So Nat (Rose Byrne) and Josh (Rafe Spall) are two opposites who fell in love, got married really quickly and no-on thinks they will last it out. Then there is the other love interests… Chloe (Anna Faris), a charity worker, the ex of Josh, who is a bit dumpy (well, she doesn’t style her hair too much and wears normal clothes, so she must be totally dumpy, yeah?) and then there is Guy (Simon Baker), a rich man whose account Nat is trying to get at work, and who just keeps sleazing on to her even whilst making joke about harassment.
It’s bound to go badly. And really, there are just so many shit things about this film. There is the fact that the married couple only seem to want to stay together to prove other people wrong or to not be the one who walks away, whilst both of them are lusting after other people. And it really is a pretty shit concept. And every time I thought it might go well, it went bad. It’s just not great, but a few things worked….
Okay the things that worked were really just the other people: the always wonderful Minnie Driver, the fabulous Daisy Haggard, and one of my favourite performers ever, the brilliant Olivia Colman.
Hell’s Kitchen, 1960s. Four boys, best of friends, hang out, are altar boys together until they play a prank that results in them being sent to juvenile detention. Inside, they are abused horrifically by four of the guards. Fourteen years after they are released, two have become notorious gang leaders and killers, one is a journalist and the other is an assistant DA. A series of events lead to them attempting to get some justice.
At the end of the film, there are statements from several places stating that the several official channels deny the events of the film, but the author of the book it is based on claims that, with changed names and dates, the entire story is factual. Even if this series of events is not true, it is not that much of a stretch of the imagination that such abuse would happen. I think it is an excellent though very tough film; one hell of a cast doing top performances.
Sleepers was nominated for an Oscar for Best Music, Original Score
Will (Matt Damon) works as a janitor at MIT and is secretly a genius, but he prefers to spend his time with his mates. After solving a maths puzzle set by Professor Gerald Lambeau (Stellen Skarsgard), he is discovered, but his behavioural and emotional problems need to be dealt with. Eventually, he finds a fit with Sean Maguire (Robin Williams) who is dealing with his own problems. And chuck in gorgeous British beauty Skylar (Minnie Driver).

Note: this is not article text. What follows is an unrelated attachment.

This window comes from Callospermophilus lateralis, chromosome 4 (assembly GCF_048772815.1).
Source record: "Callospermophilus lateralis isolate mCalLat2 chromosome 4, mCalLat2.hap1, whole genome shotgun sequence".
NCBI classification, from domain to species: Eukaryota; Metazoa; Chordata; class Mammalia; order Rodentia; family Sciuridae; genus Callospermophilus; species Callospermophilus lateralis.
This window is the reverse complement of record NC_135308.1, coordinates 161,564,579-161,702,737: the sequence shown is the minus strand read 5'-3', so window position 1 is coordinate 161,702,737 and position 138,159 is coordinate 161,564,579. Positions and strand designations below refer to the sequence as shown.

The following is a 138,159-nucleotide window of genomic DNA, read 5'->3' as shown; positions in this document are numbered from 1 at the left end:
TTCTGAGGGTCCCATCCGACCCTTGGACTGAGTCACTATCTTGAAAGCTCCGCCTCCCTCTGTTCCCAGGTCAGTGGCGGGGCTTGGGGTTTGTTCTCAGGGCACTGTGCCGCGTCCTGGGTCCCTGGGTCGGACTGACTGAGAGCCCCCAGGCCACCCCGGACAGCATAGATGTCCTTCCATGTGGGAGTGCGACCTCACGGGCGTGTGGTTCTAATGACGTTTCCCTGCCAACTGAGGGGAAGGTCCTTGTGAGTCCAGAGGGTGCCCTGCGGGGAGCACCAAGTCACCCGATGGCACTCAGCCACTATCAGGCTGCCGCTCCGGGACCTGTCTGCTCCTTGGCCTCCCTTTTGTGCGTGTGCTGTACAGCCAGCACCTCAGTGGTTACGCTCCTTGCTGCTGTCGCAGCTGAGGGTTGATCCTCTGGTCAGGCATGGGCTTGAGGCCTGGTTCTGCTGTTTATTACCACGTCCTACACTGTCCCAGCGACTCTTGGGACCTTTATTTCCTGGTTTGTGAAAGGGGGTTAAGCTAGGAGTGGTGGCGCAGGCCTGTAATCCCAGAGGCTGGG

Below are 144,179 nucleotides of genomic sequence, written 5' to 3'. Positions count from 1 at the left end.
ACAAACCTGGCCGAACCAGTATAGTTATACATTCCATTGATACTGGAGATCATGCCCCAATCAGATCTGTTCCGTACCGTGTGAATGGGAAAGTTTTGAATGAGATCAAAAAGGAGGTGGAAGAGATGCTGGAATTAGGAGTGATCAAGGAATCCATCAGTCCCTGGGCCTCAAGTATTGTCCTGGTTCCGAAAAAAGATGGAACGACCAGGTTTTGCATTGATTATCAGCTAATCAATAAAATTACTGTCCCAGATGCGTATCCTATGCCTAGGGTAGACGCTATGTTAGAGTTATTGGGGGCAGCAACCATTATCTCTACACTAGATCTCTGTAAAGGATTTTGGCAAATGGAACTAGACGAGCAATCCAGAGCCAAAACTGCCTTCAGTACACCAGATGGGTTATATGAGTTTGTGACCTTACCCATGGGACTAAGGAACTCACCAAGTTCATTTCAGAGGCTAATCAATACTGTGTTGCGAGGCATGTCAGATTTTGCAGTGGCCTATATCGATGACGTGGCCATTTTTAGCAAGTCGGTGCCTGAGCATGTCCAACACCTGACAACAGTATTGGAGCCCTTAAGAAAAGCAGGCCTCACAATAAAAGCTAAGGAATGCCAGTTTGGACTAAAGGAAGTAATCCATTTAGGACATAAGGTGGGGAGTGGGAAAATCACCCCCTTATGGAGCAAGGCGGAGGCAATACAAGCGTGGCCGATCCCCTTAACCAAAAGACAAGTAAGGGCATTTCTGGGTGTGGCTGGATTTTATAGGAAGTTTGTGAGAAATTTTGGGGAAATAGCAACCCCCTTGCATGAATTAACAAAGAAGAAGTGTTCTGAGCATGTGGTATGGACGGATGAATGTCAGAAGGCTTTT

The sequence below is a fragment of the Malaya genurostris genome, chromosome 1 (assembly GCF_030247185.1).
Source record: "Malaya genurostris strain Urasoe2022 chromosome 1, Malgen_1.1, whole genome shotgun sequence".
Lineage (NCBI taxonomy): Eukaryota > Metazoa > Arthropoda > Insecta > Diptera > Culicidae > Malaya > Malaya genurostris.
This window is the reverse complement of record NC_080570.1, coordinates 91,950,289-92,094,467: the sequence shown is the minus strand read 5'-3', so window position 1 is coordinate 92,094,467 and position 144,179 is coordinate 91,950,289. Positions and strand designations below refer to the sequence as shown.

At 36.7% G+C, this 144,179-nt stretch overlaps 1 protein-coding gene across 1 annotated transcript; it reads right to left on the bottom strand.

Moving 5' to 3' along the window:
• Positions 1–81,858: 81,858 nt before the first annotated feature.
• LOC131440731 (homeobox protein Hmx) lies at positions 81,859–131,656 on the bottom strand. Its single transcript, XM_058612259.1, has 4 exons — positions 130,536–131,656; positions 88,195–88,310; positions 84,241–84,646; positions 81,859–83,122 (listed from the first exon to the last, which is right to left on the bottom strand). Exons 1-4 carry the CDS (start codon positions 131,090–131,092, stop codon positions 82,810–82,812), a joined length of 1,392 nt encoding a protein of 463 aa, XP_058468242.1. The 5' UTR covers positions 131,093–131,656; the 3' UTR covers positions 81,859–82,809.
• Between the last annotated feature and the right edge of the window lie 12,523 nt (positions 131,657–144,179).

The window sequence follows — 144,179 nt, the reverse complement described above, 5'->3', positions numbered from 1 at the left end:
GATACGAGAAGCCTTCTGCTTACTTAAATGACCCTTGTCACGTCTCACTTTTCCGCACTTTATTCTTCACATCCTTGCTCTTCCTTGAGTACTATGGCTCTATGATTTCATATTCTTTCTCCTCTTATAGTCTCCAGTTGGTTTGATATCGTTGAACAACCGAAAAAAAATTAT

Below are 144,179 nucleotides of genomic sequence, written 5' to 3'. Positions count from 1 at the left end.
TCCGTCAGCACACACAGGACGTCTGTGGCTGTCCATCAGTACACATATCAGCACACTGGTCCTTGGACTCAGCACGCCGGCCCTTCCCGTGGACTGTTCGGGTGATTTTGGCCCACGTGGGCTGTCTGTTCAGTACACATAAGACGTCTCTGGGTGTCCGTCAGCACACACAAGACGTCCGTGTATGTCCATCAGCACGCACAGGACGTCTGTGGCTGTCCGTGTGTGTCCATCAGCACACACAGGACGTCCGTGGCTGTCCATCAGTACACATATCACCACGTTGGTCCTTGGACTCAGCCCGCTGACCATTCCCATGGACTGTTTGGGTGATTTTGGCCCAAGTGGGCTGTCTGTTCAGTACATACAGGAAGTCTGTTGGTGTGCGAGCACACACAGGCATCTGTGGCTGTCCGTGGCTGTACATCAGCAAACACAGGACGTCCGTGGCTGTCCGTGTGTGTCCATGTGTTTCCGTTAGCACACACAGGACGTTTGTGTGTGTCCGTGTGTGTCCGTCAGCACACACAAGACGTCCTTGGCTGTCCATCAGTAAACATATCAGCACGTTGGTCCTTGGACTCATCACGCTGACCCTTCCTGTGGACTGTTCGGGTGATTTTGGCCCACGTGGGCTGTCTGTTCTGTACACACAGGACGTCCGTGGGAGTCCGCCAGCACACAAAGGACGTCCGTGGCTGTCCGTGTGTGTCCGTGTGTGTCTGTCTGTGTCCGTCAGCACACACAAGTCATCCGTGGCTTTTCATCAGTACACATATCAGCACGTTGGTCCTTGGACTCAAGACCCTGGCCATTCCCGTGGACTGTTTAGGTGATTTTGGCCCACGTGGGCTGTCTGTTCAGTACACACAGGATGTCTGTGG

This film may always be known as the film that rocketed unknown actors Matt Damon and Ben Affleck into the spotlight as (or so the legend goes) fed up with not getting work, they wrote an awesome script and here it is. I don’t know if that is true as such, but I will say that after watching several of the Ben Affleck directed films, Good Willing Hunting gives us an indication of his talent. He knows how to craft a good, emotionally engaging story with flawed characters trying to beat the odds. It’s a good film. Real good.
Good Will Hunting won Oscars for Best Actor in a Supporting Role (Robin Williams) and Best Writing, Screenplay Written Directly for the Screen (Matt Damon and Ben Affleck).
Barney is a television producer or writer or something who is reminiscing about his life, his marriages and everything. A lot of things don’t happen in the most straightforward way (for example, the way he meets the love of his life), and the last twenty minutes or so take the audience a whole different direction.
I don’t think I gained anything from watching this film. It was fine. Kind of interesting, but not compelling. I feel that if I’d been interrupted halfway through watching this, I probably wouldn’t go back to it. There wasn’t not a lot there for me.
Barney’s Version was nominated for an Oscar for Best Achievement in Makeup.
Based on truth, Conviction is the story of a working-class single mother who puts herself through university to become a lawyer to get her brother, Kenny, released from jail. Kenny was always a bit of a wild child, in and out of trouble, but is innocent of the murder that has put him behind bars.
This is one of those genres of stories that I hate to love – the wrongfully committed. I can’t explain why, although I suppose it is seeing an injustice overturned. Perhaps it is watching someone reach their goal; that would explain why I love a good sports film too.
Conviction has a very strong cast, not least of all Sam Rockwell (who I think I am developing quite a crush on after Seven Psychopaths) and my old favourite, Juliette Lewis. Oh, and Hilary Swank and Minnie Driver. It’s not the best true-life prison film I recall seeing, but it’s pretty darn good.